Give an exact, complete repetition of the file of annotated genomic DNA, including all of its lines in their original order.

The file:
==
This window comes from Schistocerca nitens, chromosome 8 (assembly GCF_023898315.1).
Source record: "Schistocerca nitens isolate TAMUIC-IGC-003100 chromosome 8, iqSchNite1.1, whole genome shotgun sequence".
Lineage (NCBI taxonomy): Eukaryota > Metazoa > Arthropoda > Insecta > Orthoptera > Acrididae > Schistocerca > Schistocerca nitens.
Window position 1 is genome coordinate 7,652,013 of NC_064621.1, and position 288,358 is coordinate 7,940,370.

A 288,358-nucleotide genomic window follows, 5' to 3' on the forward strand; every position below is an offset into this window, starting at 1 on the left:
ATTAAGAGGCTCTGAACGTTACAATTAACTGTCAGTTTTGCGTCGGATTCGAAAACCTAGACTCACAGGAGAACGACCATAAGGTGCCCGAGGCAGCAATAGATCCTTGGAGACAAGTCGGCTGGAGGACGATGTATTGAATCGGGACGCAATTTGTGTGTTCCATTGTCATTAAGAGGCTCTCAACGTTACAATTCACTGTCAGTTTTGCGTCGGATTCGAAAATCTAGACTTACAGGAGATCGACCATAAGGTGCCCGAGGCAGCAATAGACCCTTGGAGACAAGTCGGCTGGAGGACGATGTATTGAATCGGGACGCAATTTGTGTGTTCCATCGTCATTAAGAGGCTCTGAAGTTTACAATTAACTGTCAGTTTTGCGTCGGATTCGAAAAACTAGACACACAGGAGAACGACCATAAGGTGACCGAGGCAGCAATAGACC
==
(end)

This window comes from Schistocerca nitens, chromosome 8 (assembly GCF_023898315.1).
Source record: "Schistocerca nitens isolate TAMUIC-IGC-003100 chromosome 8, iqSchNite1.1, whole genome shotgun sequence".
Lineage (NCBI taxonomy): Eukaryota > Metazoa > Arthropoda > Insecta > Orthoptera > Acrididae > Schistocerca > Schistocerca nitens.
Window position 1 is genome coordinate 7,652,013 of NC_064621.1, and position 288,358 is coordinate 7,940,370.

A 288,358-nucleotide genomic window follows, 5' to 3' on the forward strand; every position below is an offset into this window, starting at 1 on the left:
ATTAAGAGGCTCTGAACGTTACAATTAACTGTCAGTTTTGCGTCGGATTCGAAAACCTAGACTCACAGGAGAACGACCATAAGGTGCCCGAGGCAGCAATAGATCCTTGGAGACAAGTCGGCTGGAGGACGATGTATTGAATCGGGACGCAATTTGTGTGTTCCATTGTCATTAAGAGGCTCTCAACGTTACAATTCACTGTCAGTTTTGCGTCGGATTCGAAAATCTAGACTTACAGGAGATCGACCATAAGGTGCCCGAGGCAGCAATAGACCCTTGGAGACAAGTCGGCTGGAGGACGATGTATTGAATCGGGACGCAATTTGTGTGTTCCATCGTCATTAAGAGGCTCTGAAGTTTACAATTAACTGTCAGTTTTGCGTCGGATTCGAAAAACTAGACACACAGGAGAACGACCATAAGGTGACCGAGGCAGCAATAGACC